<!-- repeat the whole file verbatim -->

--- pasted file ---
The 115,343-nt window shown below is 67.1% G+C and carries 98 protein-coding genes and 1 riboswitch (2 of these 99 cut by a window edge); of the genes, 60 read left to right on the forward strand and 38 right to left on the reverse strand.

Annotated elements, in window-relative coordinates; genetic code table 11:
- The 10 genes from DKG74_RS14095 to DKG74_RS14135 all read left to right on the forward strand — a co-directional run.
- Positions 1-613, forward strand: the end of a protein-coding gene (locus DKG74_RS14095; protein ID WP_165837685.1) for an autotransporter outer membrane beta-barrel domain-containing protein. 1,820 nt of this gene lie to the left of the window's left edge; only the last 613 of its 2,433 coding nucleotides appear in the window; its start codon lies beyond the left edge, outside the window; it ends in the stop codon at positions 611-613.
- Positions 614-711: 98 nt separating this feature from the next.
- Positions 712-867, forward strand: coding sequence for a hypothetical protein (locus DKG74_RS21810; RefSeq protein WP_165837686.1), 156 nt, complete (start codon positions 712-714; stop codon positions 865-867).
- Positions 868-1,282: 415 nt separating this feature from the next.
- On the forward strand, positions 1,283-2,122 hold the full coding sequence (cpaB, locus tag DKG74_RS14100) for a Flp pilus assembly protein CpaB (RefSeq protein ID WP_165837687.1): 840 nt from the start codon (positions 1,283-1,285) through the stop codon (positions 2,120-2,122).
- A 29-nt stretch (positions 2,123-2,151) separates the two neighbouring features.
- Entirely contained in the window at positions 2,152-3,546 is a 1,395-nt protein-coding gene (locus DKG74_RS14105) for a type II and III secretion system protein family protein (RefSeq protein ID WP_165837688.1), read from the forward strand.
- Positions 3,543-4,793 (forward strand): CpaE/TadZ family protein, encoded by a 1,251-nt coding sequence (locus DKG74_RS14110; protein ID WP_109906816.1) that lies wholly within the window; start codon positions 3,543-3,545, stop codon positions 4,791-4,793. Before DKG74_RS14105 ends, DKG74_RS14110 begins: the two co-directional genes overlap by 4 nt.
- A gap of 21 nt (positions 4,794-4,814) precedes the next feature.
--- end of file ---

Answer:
The 115,343-nt window shown below is 67.1% G+C and carries 98 protein-coding genes and 1 riboswitch (2 of these 99 cut by a window edge); of the genes, 60 read left to right on the forward strand and 38 right to left on the reverse strand.

Annotated elements, in window-relative coordinates; genetic code table 11:
- The 10 genes from DKG74_RS14095 to DKG74_RS14135 all read left to right on the forward strand — a co-directional run.
- Positions 1-613, forward strand: the end of a protein-coding gene (locus DKG74_RS14095; protein ID WP_165837685.1) for an autotransporter outer membrane beta-barrel domain-containing protein. 1,820 nt of this gene lie to the left of the window's left edge; only the last 613 of its 2,433 coding nucleotides appear in the window; its start codon lies beyond the left edge, outside the window; it ends in the stop codon at positions 611-613.
- Positions 614-711: 98 nt separating this feature from the next.
- Positions 712-867, forward strand: coding sequence for a hypothetical protein (locus DKG74_RS21810; RefSeq protein WP_165837686.1), 156 nt, complete (start codon positions 712-714; stop codon positions 865-867).
- Positions 868-1,282: 415 nt separating this feature from the next.
- On the forward strand, positions 1,283-2,122 hold the full coding sequence (cpaB, locus tag DKG74_RS14100) for a Flp pilus assembly protein CpaB (RefSeq protein ID WP_165837687.1): 840 nt from the start codon (positions 1,283-1,285) through the stop codon (positions 2,120-2,122).
- A 29-nt stretch (positions 2,123-2,151) separates the two neighbouring features.
- Entirely contained in the window at positions 2,152-3,546 is a 1,395-nt protein-coding gene (locus DKG74_RS14105) for a type II and III secretion system protein family protein (RefSeq protein ID WP_165837688.1), read from the forward strand.
- Positions 3,543-4,793 (forward strand): CpaE/TadZ family protein, encoded by a 1,251-nt coding sequence (locus DKG74_RS14110; protein ID WP_109906816.1) that lies wholly within the window; start codon positions 3,543-3,545, stop codon positions 4,791-4,793. Before DKG74_RS14105 ends, DKG74_RS14110 begins: the two co-directional genes overlap by 4 nt.
- A gap of 21 nt (positions 4,794-4,814) precedes the next feature.